Recent cases out of the Courts of Appeals for the Second and Eleventh Circuits highlight the risk employers run when monitoring or punishing employees for their social media activity. In both cases, the courts found that employers who had terminated employees based on their social media activity were subject to sanctions under federal law. In…

On March 10, 2017, in Evans v. Georgia Regional Hospital, the 11th Circuit Court of Appeals held that sexual orientation discrimination is not actionable under Title VII. The 11th Circuit joined nine other federal circuit courts to deny such an action. While the circuit court held Title VII sexual orientation discrimination claims cannot be maintained,…

In November 2016, the Equal Employment Opportunity Commission (“EEOC”) issued new guidance addressing national origin discrimination under Title VII of the Civil Rights Act of 1964 (“Title VII”). The EEOC characterizes national origin discrimination as discrimination because an individual (or his or her ancestors) is from a certain place or has the physical, cultural, or…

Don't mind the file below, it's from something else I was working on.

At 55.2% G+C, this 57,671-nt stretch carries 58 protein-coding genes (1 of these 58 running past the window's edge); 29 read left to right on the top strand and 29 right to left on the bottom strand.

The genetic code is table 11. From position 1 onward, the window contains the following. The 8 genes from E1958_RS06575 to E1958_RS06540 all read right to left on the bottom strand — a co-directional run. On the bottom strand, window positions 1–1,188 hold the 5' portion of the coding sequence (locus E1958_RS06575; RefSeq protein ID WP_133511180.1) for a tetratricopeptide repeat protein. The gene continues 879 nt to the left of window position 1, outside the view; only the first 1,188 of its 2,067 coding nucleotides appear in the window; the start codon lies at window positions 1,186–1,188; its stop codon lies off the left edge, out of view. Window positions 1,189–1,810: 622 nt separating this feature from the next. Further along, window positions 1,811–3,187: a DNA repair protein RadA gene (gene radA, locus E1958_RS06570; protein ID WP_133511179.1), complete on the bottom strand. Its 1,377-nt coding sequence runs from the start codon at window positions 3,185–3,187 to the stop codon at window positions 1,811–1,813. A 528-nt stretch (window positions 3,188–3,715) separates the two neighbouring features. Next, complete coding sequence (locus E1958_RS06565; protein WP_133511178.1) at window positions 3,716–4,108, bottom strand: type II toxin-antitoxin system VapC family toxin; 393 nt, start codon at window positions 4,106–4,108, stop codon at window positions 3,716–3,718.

By Diane L. Bellquist, J.D. When you hear the term “impaired provider,” you may think of the doctor who practices under the influence or who has hit rock bottom to the point he or she can no longer function to hold the practice together.You may be surprised by what the impaired provider label encompasses. Case…

Employers are now armed with an avenue to pursue a federal civil suit for misappropriation of trade secrets. The Defend Trade Secrets Act of 2016 (“DTSA”) was enacted in May 2016 and creates a private civil cause of action for misappropriation of trade secrets. Misappropriation of trade secrets has been a federal crime for over…

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